MINNEAPOLIS (WCCO) — In the chaos of high school, it’s often easy to overlook the small things. At Orono High School, Abbey Saville and Meggie Dumas are doing their best to make sure that doesn’t happen, so they want people to recognize each other with Charlotte’s Challenge.

The challenge is named after Charlotte Bacon, who was just six years old when she was killed in Sandy Hook Elementary shooting. It encourages small acts of kindness to others.

Now, that idea has spread to Orono High School, which is Charlotte’s mother’s alma mater.

“The small act of kindness can go a long way. Just smiling at someone in the hallway can improve someone’s day,” said Meggie.

So, lunch table by lunch table, even person by person, they ask fellow students: “Has anyone done anything nice to you today?”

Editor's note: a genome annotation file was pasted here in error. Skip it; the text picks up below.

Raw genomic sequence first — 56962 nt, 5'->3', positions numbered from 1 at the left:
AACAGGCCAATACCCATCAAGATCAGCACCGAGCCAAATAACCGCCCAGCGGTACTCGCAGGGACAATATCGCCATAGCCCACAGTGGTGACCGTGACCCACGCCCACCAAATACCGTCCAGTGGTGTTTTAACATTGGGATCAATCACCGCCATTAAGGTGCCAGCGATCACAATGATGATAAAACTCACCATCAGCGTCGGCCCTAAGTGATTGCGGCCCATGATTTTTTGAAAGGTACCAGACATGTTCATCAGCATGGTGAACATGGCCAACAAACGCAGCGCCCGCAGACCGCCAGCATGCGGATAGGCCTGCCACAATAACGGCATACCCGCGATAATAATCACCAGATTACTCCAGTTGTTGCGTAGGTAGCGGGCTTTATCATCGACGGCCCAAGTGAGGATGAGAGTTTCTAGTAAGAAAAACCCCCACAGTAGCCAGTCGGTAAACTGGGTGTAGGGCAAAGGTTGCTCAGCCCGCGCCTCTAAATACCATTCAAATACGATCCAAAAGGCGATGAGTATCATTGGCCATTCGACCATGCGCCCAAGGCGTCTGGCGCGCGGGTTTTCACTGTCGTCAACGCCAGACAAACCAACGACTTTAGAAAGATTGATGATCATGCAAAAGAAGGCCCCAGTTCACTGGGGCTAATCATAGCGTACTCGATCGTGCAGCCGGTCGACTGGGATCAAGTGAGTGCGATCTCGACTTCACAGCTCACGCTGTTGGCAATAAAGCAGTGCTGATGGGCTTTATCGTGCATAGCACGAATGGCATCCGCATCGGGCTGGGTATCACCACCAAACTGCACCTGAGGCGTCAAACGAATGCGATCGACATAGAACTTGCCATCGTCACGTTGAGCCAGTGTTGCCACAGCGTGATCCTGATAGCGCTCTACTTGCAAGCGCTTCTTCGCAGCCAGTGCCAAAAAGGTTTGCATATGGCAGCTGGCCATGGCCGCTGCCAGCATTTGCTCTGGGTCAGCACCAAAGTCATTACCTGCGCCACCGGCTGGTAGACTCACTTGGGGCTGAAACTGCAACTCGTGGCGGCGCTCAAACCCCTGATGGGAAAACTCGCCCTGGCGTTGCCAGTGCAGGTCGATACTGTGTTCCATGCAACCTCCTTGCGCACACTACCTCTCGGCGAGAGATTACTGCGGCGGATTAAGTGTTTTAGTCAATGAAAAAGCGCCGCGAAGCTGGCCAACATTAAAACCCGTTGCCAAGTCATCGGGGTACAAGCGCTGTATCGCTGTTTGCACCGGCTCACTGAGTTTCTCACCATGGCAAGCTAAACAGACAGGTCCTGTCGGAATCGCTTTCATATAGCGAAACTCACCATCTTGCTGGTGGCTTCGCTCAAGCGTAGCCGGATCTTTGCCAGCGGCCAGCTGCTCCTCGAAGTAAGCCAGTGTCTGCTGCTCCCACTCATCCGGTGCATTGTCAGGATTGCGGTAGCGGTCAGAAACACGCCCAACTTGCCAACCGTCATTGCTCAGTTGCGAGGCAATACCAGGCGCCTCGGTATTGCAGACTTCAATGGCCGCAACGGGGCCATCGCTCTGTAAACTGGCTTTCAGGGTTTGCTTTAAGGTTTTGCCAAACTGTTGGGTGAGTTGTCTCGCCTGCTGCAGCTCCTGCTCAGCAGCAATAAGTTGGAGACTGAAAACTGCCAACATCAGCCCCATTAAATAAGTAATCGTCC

“When you see a tragedy in Newtown, you realize something I do small for someone today can really have an impact on someone else in the future,” said Abbey.

Meggie and Abbey never knew Charlotte. In fact, they never even knew of her mother until Dec. 14, 2012.

Charlotte’s mother, Joann Bacon used to eat in this Orono lunchroom more than 30 years ago. The day the challenge started, Joann’s sisters came back to thank the girls.

“You show a lot of maturity in what you’re doing. It’s really gracious, so thank you,” said Joann to the girls.

Meggie and Abbey are grateful Charlotte is being remembered for good, not only in their hometown, but in Newtown as well. Last week, kid after kid were recognized for their acts of kindness there.

Orono simply wants to continue the pattern.

“It’s nice to finally recognize the kids that are doing something nice and to encourage other kids to do something nice as well,” said Abbey.

Charlotte’s Challenge is supposed to last for only 30 days, but Meggie and Abbey hope this month will create a pattern to continue it throughout the year.

Heather Brown